Depreciation of Fixed Assets – Accounting for Depreciation
In Part 1 of the article, we explored the concept of depreciation. In this article, we will look at how accountants prepare depreciation entries. As we have concluded from the previous part, depreciation involves a fall in asset value as well as an expense. There are two methods for accounting for depreciation: the “old method” and the “new method”.
The 2 Methods of Handling Depreciation
|“Old Method”||“New Method”|
|Dr. Depreciation ExpenseCr. Machinery (or other fixed assets)||Dr. Depreciation ExpenseCr. Accumulated Depreciation – Machinery (or other fixed assets)|
|Note: this method is rarely in use anymore, at least for the past two decades or so|
The “Old Method” of Depreciation
While the “old method” is considered obsolete, it won’t hurt for us to take a look at it. We debit “depreciation expense” because there is an increase in expense; we credit “machinery” (or other fixed assets) because there is a fall in asset value. If you look at it from the receive/take-out perspective, depreciation means the company “takes out” productivity from an asset; this productivity is received/ consumed by the business operation.
Say a business acquired a machine for $1,000 on 1 January 2010. This piece of machinery has an estimated useful life of 5 years. This means each year we are consuming (approximately) one-fifth of the benefits generated by the machine. This is how depreciation works under the old method:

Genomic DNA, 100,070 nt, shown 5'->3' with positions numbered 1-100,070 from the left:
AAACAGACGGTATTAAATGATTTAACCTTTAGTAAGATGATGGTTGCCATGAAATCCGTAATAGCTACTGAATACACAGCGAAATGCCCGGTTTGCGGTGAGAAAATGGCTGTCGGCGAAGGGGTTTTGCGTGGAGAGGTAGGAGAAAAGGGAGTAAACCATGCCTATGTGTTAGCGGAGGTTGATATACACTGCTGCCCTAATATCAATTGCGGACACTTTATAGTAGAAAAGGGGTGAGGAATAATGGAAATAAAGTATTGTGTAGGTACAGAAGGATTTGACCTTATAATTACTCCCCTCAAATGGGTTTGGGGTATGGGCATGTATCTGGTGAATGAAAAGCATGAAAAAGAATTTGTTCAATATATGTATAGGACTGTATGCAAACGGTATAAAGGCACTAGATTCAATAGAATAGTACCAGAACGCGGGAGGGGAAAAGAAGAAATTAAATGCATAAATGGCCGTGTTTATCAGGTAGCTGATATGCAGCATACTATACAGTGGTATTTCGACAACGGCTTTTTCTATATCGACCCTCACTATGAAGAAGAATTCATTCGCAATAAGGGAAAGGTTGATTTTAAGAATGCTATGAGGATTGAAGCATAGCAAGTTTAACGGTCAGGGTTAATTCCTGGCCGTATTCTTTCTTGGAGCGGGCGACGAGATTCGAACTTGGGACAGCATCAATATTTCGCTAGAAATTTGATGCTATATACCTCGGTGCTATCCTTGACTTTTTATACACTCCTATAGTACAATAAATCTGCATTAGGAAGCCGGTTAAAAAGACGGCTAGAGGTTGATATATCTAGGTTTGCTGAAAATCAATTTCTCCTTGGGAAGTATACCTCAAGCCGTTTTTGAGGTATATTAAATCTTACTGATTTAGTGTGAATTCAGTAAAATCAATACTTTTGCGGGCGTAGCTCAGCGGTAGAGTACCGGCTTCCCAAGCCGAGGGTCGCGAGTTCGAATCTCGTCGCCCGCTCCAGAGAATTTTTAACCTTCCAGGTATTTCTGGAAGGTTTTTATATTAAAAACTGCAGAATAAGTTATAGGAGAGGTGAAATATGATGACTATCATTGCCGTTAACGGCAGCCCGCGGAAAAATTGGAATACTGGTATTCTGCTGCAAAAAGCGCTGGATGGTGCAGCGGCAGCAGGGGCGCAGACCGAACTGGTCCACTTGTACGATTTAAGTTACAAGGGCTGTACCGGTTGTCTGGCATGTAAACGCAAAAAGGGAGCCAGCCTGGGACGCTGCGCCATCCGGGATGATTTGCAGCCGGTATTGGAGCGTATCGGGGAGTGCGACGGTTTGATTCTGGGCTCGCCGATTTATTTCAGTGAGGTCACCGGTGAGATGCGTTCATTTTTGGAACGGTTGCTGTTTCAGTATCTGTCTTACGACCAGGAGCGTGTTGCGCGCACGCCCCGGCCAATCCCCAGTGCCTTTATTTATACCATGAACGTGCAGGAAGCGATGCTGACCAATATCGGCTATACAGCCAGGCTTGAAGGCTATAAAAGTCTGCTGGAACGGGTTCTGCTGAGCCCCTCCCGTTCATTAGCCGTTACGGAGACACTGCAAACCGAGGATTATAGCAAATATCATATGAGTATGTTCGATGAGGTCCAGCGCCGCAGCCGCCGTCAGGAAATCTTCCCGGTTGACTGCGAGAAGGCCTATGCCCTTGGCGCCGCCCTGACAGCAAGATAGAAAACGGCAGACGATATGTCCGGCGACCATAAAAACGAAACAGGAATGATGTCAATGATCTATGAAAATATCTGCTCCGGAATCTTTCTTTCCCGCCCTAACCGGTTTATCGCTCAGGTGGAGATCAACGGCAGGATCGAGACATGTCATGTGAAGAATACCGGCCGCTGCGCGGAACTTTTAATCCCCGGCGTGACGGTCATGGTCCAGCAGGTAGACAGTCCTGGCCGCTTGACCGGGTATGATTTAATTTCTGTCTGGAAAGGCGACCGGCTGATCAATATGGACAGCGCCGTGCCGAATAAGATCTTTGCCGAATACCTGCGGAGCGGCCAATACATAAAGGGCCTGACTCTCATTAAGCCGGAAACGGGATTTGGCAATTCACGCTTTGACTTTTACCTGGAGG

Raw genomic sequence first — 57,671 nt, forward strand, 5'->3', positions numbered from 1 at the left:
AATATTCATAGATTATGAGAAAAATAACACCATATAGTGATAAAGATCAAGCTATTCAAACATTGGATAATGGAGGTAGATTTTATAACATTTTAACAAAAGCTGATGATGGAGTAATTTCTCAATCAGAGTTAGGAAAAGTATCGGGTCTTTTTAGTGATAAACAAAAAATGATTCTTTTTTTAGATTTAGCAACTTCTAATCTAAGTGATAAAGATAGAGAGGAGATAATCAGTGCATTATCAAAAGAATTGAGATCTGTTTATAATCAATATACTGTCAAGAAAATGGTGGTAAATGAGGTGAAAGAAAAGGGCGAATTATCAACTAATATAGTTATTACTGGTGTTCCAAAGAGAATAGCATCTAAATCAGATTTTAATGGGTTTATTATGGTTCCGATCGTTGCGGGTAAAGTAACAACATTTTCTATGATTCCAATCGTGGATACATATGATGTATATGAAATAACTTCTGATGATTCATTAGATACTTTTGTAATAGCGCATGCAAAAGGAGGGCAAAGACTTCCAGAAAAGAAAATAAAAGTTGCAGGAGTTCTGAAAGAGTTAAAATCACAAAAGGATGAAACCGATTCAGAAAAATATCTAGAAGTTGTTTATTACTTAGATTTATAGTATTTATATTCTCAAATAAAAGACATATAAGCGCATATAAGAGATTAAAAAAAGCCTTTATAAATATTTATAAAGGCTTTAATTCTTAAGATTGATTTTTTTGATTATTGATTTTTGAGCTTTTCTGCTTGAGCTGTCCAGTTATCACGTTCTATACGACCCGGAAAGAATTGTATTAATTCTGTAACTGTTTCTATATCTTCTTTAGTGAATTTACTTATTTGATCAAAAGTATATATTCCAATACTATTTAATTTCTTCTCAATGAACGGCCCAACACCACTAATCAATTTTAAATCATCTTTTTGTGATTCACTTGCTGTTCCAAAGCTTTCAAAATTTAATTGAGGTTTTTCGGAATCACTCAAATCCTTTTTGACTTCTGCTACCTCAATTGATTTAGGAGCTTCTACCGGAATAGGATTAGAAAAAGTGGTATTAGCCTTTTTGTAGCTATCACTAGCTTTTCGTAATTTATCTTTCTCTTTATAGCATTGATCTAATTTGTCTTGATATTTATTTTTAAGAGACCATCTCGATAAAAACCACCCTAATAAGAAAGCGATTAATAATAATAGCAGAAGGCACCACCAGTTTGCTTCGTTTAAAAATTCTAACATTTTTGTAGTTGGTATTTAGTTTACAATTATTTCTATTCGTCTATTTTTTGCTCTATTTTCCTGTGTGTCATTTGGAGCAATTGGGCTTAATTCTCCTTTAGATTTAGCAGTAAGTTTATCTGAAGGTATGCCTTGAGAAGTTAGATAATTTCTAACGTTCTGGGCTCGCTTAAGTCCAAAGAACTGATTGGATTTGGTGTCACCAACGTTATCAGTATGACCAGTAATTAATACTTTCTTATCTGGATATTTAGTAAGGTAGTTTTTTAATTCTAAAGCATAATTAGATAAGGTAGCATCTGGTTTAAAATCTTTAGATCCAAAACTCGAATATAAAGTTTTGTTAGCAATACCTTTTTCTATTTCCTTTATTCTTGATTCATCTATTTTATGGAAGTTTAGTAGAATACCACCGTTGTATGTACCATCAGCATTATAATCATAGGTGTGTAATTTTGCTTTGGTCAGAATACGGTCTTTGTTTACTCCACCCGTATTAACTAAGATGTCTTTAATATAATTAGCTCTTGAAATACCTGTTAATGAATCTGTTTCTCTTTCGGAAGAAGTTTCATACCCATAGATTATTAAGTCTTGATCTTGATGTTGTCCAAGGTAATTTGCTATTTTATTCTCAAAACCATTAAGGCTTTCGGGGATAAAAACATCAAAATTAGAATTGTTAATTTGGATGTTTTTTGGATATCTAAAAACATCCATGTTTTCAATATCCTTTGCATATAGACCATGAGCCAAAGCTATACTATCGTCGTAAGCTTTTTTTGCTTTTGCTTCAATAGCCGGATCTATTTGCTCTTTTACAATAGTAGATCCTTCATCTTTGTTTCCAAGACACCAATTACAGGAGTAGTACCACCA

The “New Method” and the Accumulated Depreciation Account
When learning about depreciation for the first time, many may be confused about the “new method” of depreciation. What is exactly is the “accumulated depreciation” account?
Actually the “old method” and “new method” mean the same thing; it is just that we are presenting depreciation in a different way.
The “old method” and “new method” are like the two pictures above: it is the same dish but presented differently.
Have you ever ordered fries at a restaurant and wished that the ketchup can be served separately, like the one on the right? This is similar to what users of financial statements want – the depreciation amount shown separately from the asset account.
Think about it. When you purchase a machine for $1,000, that amount is clearly shown on the receipt and hence hardly disputable. However, when you calculate depreciation like what you did above, you have made several key assumptions: that the useful life of the machine is 5 years and that the value of the machine declines at the same $200 every year.
Under the “old method”, the black-and-white figure is merged with the estimated figure. It can make things confusing for the users of financial statements. With the “new method”, the “accumulated depreciation” account is like an extension of the fixed asset account. By keeping track of the asset and its depreciation separately, we can present the figures on the Balance Sheet on separate lines.
This is how we present the fixed asset on the Balance Sheet: